1968 Dime Value

Production of Roosevelt dimes began almost 80 years ago. In 1946, the US Mint replaced Mercury dimes in honor of the 32nd US President, Franklin Roosevelt. Most Americans believed that he was thus honored for his wartime merits, but he also earned this privilege because of his dedicated fight against polio.

Since most of these coins are still in circulation today, the 1968 dime value is relatively insignificant and depends on their condition, the mint mark, and visible errors. On the other hand, the value of specimens with 1968 No S dime error is several tens of thousands.

1968 dime value Chart

Condition 1968 No mint mark dime 1968 D dime 1968 S dime
MS 65 $10 $8 /
PR 65 / / $4

History of the 1968 Roosevelt Dime

History of the 1968 Roosevelt Dime

President Franklin Delano Roosevelt died on April 12, 1945, just before the end of World War II. He suffered from polio, so it is understandable why he was highly dedicated to the fight against this horrible disease.

1968 dime Types

Location Year Minted
Philadelphia 1968 No Mint mark dime 424,470,000
San Francisco 1968 S proof dime 3,041,506
Denver 1968 D dime 480,748,280
Total / 908,259,786

Roosevelt was the fourth American President to be honored to get a coin after Lincoln, Washington, and Jefferson. The coin itself was more a tribute to his fight against polio than his war efforts. The US Mint wanted the new dime to appear on January 30, 1946, on President’s 64th birthday.

To speed up the process of issuing coins in Roosevelt’s honor, the US Mint entrusted the design to Chief Engraver John R. Sinnock. That was not a common practice in previous years, and designers were artists. The reason was that the public and politicians thought the official engravers’ designs were too conservative and ugly.

Sinnock faced a demanding undertaking, especially since he was in poor health. He had previously created Roosevelt’s presidential medal, so officials believed he was an appropriate choice. The Commission of Fine Arts didn’t approve the first drafts but only agreed on the design after several changes.

Even the artist’s initials caused great controversy. Numerous conspiracy theorists have spread unverified rumors that the letters JS were not the author John Sinnock’s initials but were related to communist leader Joseph Stalin. 

Also read: Top 17 Most Valuable Roosevelt Dimes Worth Money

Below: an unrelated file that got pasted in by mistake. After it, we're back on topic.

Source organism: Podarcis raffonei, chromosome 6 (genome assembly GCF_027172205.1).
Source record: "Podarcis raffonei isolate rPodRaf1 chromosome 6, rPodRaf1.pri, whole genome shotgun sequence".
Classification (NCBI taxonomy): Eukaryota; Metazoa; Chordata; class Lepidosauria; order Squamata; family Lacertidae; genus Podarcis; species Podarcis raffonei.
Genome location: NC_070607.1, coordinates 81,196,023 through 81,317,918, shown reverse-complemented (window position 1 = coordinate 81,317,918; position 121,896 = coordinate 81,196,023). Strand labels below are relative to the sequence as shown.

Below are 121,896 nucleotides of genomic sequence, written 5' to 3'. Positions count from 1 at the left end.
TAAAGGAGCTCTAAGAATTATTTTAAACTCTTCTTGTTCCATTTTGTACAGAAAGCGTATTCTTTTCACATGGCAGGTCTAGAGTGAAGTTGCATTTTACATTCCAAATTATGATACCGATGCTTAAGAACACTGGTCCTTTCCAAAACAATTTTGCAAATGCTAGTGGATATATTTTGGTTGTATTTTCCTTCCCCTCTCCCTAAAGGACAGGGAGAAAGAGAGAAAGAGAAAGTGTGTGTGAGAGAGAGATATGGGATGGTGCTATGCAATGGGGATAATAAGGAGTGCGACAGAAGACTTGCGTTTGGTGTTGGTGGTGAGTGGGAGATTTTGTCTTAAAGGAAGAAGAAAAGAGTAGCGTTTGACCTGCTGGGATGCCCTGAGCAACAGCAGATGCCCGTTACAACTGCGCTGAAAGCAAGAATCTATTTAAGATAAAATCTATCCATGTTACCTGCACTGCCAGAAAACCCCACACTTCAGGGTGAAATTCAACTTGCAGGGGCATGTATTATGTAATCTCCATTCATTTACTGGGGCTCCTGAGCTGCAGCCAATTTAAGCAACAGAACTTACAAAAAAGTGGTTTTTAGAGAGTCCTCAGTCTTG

Features of the 1968 Roosevelt Dime

The coins’ appearance often changes, and their composition doesn’t escape the changes either. The Roosevelt dimes experienced both during their time of minting, from 1946 to the present day.

The dimes’ composition was changed in 1964, while their new appearance occurred in 1968. That year, the mint mark was removed from the reverse and placed on the coin obverse.

The 1968 Roosevelt dime (obverse)

1968 Roosevelt Dime Obverse

The central part of the coin obverse shows the imposing profile of the 32nd President of America, Franklin Delano Roosevelt. His profile faces to the left, while his gaze points towards the legend LIBERTY that stretches along the left coin rim.

On the coin’s left side, you can find the famous motto, IN GOD WE TRUST. It is below Roosevelt’s chin and directly in front of his neck. You can see the mint mark and the minting date on the right side. The bottom coin rim features the designer John Sinnock’s initials just below the President’s neck.

The 1968 Roosevelt dime (reverse)

1968 Roosevelt Dime Reverse

In the middle of the reverse, there is a burning torch as a symbol of freedom. You can see an olive branch on its left side as a peace symbol. On the right side is an oak branch, symbolizing independence and strength.

Behind the torch and these branches, you can read the famous Latin saying. The name UNITED STATES OF AMERICA and the denomination ONE DIME extend along the upper and lower rim, completely surrounding the design. Between these inscriptions, there are two dots separating them.

1968 dime Details

Face value Ten cents ($0.10)
Shape Round
Compound An alloy of 91.67% copper with a small percentage of nickel
Coin thickness 0.053 inches (1.35 mm)
Edge Reeded
Coin weight 0.080 ounces (2.27 g)
Coin diameter 0.705 inches (17.9 mm)

The 1968 Roosevelt dime (other features)